i.         Britain’s refusal to help Turkey in its war in the Balkans (1912-13) with Italy during 1911 had angered the Muslims.

                         ii.          Annulment of partition of Bengal in 1911 had annoyed those sections of the Muslims who had supported the partition.

                       iii.         The refusal of the British government in India to set up a university at Aligarh with powers to affiliate colleges all over India also alienated some Muslims.

                        iv.          The goal of self-government similar to that of the congress brought INC and Muslim League closer.

                         v.         Younger Muslims were infuriated by the government repression during the first world war. This generated anti-imperialist sentiments among the ‘young party’.

§  The nature of the pact

The Lucknow pact between the congress and the Muslim league considered as an important event in the course of the nationalistic struggle for freedom.

The joint demands of Muslim league were: -

                            i.         Government should declare that it would confer self-government on Indians at an early date.

                          ii.         The representative assemblies at the central as well as provincial level should be further expanded with an elected majority and more power given to them.

                         iii.         The term of the legislative council should be five years.

                         iv.          The salaries of the secretary of state for India should be paid by the British treasury and not drawn from Indian funds.

                           v.         Half the members of the viceroy’s and provincial governors’ executive councils should be Indians.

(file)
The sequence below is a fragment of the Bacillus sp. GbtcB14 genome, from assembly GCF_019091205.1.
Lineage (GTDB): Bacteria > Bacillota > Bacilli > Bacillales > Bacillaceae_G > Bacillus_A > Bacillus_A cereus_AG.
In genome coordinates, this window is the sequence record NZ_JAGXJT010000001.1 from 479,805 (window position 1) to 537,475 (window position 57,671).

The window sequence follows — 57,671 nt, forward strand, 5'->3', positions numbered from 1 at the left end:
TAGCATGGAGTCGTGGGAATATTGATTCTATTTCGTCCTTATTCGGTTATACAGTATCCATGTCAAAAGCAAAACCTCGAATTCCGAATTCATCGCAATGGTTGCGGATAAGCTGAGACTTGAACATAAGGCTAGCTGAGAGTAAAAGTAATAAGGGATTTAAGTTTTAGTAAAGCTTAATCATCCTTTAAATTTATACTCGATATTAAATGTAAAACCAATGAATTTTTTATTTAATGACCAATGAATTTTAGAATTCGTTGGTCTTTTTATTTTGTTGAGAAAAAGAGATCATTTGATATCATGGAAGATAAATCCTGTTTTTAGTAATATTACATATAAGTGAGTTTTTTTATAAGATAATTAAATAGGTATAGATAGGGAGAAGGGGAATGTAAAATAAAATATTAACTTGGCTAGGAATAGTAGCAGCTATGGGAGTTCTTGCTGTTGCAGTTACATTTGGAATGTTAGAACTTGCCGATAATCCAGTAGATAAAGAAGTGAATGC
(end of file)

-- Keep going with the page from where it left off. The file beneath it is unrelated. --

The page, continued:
§  Critical Comments

                            i.         The legislature could not remove the elected half of the executive, but since important matters like the budget were dependent upon the approval of the legislature, a constitutional deadlock was most likely.

                          ii.         The Lucknow pact demands were just a significantly expanded version of the Morly-Minto reforms.

                         iii.         The acceptance of the principle of separate electorates by the congress implied that the congress and the League came together the masses from the two communities were not considered.

                         iv.          The government decided to placate the nationalists by declaring its intention to grant self-government to Indians.

  • v  Montague’s Statement of August 1917

§  The secretary of state for India, Edwin Samuel Montague, made a statement on August 20, 1917 in the British House of commons known as the August declaration of 1917.

§  The statement said; “Government policy is of an increasing participation of Indians in every branch of administration and gradual development of self-governing institutions with a view to the progressive realisation of responsible government in India as an integral part of the British empire”.

§  The demand by nationalists for self-government or home rule could not be termed as seditious since attainment of self-government for Indians now became a government policy.

§  Morly’s statement in 1909 that the reforms were not intended to give self-government to India.

Ø  Indian Objections

The objections of the Indian leaders to Montague’s statement were two-fold: -

                          i.         No specific time frame was given.

                         ii.          The government alone was to decide the nature and the timing of advance towards a responsible government and the Indians were resentful that the British would decide what was good and what was bad for Indians.